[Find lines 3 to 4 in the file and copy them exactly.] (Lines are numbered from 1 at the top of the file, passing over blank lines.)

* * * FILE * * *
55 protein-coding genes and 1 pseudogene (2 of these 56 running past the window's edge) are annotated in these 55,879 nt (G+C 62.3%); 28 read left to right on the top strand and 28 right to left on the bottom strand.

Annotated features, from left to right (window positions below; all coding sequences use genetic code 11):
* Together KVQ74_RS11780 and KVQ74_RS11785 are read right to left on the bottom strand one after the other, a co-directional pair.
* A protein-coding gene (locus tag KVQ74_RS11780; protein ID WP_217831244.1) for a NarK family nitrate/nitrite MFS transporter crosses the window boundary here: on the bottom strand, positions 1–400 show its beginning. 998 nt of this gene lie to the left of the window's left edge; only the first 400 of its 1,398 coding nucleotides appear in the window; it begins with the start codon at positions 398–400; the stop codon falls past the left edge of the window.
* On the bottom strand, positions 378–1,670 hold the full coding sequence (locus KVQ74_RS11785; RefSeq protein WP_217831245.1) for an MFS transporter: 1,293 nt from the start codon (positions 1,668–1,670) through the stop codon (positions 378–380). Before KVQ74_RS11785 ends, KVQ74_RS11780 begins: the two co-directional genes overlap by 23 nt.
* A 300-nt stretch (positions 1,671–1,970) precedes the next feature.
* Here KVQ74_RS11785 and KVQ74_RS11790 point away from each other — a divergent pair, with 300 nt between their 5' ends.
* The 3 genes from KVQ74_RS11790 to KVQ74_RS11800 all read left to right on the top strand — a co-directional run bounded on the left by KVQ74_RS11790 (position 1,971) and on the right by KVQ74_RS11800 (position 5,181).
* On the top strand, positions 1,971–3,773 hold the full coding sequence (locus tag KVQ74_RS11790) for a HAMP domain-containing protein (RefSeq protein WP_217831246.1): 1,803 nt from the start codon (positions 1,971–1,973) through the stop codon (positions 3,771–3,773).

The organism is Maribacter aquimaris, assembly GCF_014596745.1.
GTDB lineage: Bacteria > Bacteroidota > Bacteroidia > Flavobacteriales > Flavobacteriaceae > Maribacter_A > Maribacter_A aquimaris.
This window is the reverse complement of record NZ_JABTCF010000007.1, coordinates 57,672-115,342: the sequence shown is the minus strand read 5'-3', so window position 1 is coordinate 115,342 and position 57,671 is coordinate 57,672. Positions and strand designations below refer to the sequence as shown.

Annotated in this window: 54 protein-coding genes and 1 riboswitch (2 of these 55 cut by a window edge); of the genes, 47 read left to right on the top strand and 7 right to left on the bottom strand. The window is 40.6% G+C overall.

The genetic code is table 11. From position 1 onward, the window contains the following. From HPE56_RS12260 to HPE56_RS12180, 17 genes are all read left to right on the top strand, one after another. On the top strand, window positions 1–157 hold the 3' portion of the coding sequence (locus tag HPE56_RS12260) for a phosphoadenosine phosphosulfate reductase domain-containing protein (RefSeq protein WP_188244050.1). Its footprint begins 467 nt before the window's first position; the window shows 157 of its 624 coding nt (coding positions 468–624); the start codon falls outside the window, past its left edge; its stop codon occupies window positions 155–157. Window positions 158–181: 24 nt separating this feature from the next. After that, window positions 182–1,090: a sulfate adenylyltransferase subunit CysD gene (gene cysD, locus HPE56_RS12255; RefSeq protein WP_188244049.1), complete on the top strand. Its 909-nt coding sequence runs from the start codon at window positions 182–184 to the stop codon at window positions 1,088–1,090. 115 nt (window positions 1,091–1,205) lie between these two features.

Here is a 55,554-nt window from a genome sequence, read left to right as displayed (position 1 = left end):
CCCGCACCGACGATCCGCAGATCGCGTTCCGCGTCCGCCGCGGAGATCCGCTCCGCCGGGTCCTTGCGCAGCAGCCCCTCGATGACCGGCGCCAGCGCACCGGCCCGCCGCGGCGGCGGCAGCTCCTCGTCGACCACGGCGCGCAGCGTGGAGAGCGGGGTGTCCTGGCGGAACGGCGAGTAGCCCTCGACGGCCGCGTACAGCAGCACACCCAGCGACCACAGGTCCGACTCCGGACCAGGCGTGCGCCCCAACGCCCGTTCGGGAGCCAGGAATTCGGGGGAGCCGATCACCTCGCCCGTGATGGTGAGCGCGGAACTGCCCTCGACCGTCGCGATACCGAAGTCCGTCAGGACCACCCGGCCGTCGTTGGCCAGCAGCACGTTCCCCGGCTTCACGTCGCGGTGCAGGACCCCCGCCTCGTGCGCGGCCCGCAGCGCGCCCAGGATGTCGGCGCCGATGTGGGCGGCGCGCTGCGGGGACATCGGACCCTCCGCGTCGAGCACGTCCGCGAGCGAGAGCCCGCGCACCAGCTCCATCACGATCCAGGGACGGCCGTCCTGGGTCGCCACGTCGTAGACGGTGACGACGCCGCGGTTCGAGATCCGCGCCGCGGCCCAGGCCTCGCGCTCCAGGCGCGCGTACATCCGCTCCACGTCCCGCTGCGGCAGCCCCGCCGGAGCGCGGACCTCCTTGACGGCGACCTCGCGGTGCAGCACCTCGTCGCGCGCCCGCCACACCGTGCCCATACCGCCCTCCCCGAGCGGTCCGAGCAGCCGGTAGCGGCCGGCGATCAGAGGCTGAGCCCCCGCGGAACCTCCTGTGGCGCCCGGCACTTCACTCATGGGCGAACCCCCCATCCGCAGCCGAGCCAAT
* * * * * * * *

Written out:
* Together KVQ74_RS11780 and KVQ74_RS11785 are read right to left on the bottom strand one after the other, a co-directional pair.
* A protein-coding gene (locus tag KVQ74_RS11780; protein ID WP_217831244.1) for a NarK family nitrate/nitrite MFS transporter crosses the window boundary here: on the bottom strand, positions 1–400 show its beginning. 998 nt of this gene lie to the left of the window's left edge; only the first 400 of its 1,398 coding nucleotides appear in the window; it begins with the start codon at positions 398–400; the stop codon falls past the left edge of the window.